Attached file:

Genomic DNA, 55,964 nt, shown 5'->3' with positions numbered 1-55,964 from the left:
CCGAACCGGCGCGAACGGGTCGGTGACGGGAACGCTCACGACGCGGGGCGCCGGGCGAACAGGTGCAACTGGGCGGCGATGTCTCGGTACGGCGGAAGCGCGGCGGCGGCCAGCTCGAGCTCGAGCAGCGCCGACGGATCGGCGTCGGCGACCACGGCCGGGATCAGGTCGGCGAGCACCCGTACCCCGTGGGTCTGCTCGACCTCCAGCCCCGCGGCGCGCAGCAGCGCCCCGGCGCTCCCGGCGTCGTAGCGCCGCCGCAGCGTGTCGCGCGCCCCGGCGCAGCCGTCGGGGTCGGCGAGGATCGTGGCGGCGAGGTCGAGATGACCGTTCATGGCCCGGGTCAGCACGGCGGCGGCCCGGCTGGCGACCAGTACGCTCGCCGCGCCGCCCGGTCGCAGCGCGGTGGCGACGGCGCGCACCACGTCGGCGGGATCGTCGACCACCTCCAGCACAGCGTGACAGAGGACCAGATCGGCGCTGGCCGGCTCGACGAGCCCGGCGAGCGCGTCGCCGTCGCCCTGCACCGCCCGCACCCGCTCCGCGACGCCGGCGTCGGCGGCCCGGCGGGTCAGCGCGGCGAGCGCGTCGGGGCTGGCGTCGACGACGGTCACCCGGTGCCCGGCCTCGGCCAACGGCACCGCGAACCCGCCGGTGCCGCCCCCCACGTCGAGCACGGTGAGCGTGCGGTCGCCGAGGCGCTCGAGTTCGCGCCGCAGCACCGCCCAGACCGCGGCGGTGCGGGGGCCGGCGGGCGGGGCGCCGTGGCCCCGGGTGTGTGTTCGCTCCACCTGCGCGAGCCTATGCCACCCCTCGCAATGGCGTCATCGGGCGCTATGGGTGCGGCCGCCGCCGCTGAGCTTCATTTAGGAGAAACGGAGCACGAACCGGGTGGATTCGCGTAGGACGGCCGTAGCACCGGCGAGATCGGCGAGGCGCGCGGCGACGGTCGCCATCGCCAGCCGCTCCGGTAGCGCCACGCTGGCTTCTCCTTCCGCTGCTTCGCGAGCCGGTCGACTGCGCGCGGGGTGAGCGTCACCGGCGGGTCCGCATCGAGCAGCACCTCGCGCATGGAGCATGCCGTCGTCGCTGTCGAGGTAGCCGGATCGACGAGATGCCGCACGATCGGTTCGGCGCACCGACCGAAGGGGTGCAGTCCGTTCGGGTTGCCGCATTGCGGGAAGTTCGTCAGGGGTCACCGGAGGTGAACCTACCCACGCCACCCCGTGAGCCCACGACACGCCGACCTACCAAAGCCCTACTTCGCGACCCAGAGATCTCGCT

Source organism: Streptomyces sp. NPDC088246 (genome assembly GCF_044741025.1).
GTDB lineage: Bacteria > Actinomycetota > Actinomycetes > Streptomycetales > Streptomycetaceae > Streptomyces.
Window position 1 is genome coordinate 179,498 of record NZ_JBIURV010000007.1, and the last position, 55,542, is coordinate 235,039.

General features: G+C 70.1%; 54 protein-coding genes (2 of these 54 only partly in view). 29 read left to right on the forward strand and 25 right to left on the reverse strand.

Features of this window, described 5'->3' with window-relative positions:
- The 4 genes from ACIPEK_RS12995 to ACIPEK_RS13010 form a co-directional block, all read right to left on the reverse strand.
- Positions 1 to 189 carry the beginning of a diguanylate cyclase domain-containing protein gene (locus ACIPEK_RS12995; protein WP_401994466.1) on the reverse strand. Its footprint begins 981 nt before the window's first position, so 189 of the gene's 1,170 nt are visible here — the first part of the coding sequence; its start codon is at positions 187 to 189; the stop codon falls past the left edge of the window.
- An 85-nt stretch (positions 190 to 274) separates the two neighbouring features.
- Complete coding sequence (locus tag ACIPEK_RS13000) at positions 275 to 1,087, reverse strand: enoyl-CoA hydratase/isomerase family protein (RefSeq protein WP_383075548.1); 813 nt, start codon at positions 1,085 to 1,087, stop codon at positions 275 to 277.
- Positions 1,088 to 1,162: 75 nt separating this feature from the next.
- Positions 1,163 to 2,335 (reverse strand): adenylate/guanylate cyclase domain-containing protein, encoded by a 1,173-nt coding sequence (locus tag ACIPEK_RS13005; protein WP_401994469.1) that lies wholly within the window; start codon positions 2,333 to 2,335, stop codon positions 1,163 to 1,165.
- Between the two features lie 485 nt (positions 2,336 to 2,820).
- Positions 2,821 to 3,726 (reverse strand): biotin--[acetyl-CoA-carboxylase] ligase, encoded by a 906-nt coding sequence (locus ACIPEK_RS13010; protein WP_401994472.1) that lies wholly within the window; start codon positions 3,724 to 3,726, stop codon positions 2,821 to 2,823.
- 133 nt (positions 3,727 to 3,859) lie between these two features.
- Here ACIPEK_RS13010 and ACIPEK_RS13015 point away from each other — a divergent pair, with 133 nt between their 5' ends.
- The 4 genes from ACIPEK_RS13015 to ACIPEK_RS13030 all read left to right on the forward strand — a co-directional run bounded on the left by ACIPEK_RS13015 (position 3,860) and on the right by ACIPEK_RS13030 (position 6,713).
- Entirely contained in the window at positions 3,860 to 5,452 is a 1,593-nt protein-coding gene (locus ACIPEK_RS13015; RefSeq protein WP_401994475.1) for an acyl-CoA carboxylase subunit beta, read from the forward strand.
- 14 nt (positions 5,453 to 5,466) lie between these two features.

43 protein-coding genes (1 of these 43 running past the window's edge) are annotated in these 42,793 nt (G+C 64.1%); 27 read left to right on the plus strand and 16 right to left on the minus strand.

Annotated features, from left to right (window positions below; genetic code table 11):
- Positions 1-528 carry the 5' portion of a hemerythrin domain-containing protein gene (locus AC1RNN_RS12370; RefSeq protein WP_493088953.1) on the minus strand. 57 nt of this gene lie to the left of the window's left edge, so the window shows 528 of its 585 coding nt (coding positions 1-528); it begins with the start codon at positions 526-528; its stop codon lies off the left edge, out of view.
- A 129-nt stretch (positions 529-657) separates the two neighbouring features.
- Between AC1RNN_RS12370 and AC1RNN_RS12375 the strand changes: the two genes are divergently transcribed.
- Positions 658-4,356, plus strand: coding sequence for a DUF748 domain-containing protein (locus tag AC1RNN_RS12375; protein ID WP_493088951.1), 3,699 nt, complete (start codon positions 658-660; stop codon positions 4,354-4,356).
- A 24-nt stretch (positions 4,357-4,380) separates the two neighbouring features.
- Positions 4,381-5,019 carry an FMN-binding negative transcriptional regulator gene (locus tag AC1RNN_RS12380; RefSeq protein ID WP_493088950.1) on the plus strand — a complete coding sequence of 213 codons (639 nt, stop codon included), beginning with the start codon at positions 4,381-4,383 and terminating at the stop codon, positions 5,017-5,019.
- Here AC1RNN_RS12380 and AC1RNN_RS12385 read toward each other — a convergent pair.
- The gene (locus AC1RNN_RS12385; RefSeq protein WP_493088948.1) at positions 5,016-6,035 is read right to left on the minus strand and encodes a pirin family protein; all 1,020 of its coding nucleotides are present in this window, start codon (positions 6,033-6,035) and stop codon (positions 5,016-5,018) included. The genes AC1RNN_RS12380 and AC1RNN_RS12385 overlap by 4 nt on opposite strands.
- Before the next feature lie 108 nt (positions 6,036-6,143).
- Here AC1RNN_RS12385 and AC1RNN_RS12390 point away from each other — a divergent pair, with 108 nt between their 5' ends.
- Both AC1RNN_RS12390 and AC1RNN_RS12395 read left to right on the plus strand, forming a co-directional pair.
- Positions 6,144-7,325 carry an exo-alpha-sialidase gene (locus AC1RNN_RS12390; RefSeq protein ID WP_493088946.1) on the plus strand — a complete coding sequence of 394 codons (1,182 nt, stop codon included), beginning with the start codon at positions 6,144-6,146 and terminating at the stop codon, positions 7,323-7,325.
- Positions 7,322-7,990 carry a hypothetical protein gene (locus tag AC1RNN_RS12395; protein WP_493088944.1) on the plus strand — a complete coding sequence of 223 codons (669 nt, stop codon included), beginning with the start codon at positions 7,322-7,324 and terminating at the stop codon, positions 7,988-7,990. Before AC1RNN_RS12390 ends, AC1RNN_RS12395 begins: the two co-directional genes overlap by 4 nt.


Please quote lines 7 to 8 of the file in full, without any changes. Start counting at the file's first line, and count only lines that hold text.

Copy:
Features of this window, described 5'->3' with window-relative positions:
- The 4 genes from ACIPEK_RS12995 to ACIPEK_RS13010 form a co-directional block, all read right to left on the reverse strand.